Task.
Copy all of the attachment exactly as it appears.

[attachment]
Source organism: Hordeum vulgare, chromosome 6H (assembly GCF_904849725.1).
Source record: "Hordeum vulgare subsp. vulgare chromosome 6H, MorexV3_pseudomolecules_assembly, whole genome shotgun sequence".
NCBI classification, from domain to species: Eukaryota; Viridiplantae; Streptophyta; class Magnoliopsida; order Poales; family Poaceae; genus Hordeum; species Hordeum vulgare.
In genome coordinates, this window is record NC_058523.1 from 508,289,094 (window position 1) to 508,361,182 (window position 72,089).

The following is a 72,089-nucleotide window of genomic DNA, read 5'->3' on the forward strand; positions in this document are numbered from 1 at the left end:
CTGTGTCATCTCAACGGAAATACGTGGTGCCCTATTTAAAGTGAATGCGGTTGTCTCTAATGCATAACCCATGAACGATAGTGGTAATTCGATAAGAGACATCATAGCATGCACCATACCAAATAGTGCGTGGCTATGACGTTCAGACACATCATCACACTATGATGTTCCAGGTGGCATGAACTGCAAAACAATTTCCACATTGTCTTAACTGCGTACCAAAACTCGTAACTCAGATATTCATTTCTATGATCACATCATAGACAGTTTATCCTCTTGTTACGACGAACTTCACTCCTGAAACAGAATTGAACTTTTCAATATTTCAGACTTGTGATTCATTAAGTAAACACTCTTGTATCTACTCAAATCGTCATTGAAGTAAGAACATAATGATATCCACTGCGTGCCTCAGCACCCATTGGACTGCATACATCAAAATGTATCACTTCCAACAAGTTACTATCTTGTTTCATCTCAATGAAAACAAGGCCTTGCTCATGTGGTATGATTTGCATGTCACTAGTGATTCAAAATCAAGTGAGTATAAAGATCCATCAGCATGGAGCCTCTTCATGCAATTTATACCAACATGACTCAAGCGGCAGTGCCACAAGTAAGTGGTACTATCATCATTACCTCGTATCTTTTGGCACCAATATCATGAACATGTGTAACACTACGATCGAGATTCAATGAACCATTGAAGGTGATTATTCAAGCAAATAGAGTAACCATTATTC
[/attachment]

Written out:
Source organism: Hordeum vulgare, chromosome 6H (assembly GCF_904849725.1).
Source record: "Hordeum vulgare subsp. vulgare chromosome 6H, MorexV3_pseudomolecules_assembly, whole genome shotgun sequence".
NCBI classification, from domain to species: Eukaryota; Viridiplantae; Streptophyta; class Magnoliopsida; order Poales; family Poaceae; genus Hordeum; species Hordeum vulgare.
In genome coordinates, this window is record NC_058523.1 from 508,289,094 (window position 1) to 508,361,182 (window position 72,089).

The following is a 72,089-nucleotide window of genomic DNA, read 5'->3' on the forward strand; positions in this document are numbered from 1 at the left end:
CTGTGTCATCTCAACGGAAATACGTGGTGCCCTATTTAAAGTGAATGCGGTTGTCTCTAATGCATAACCCATGAACGATAGTGGTAATTCGATAAGAGACATCATAGCATGCACCATACCAAATAGTGCGTGGCTATGACGTTCAGACACATCATCACACTATGATGTTCCAGGTGGCATGAACTGCAAAACAATTTCCACATTGTCTTAACTGCGTACCAAAACTCGTAACTCAGATATTCATTTCTATGATCACATCATAGACAGTTTATCCTCTTGTTACGACGAACTTCACTCCTGAAACAGAATTGAACTTTTCAATATTTCAGACTTGTGATTCATTAAGTAAACACTCTTGTATCTACTCAAATCGTCATTGAAGTAAGAACATAATGATATCCACTGCGTGCCTCAGCACCCATTGGACTGCATACATCAAAATGTATCACTTCCAACAAGTTACTATCTTGTTTCATCTCAATGAAAACAAGGCCTTGCTCATGTGGTATGATTTGCATGTCACTAGTGATTCAAAATCAAGTGAGTATAAAGATCCATCAGCATGGAGCCTCTTCATGCAATTTATACCAACATGACTCAAGCGGCAGTGCCACAAGTAAGTGGTACTATCATCATTACCTCGTATCTTTTGGCACCAATATCATGAACATGTGTAACACTACGATCGAGATTCAATGAACCATTGAAGGTGATTATTCAAGCAAATAGAGTAACCATTATTC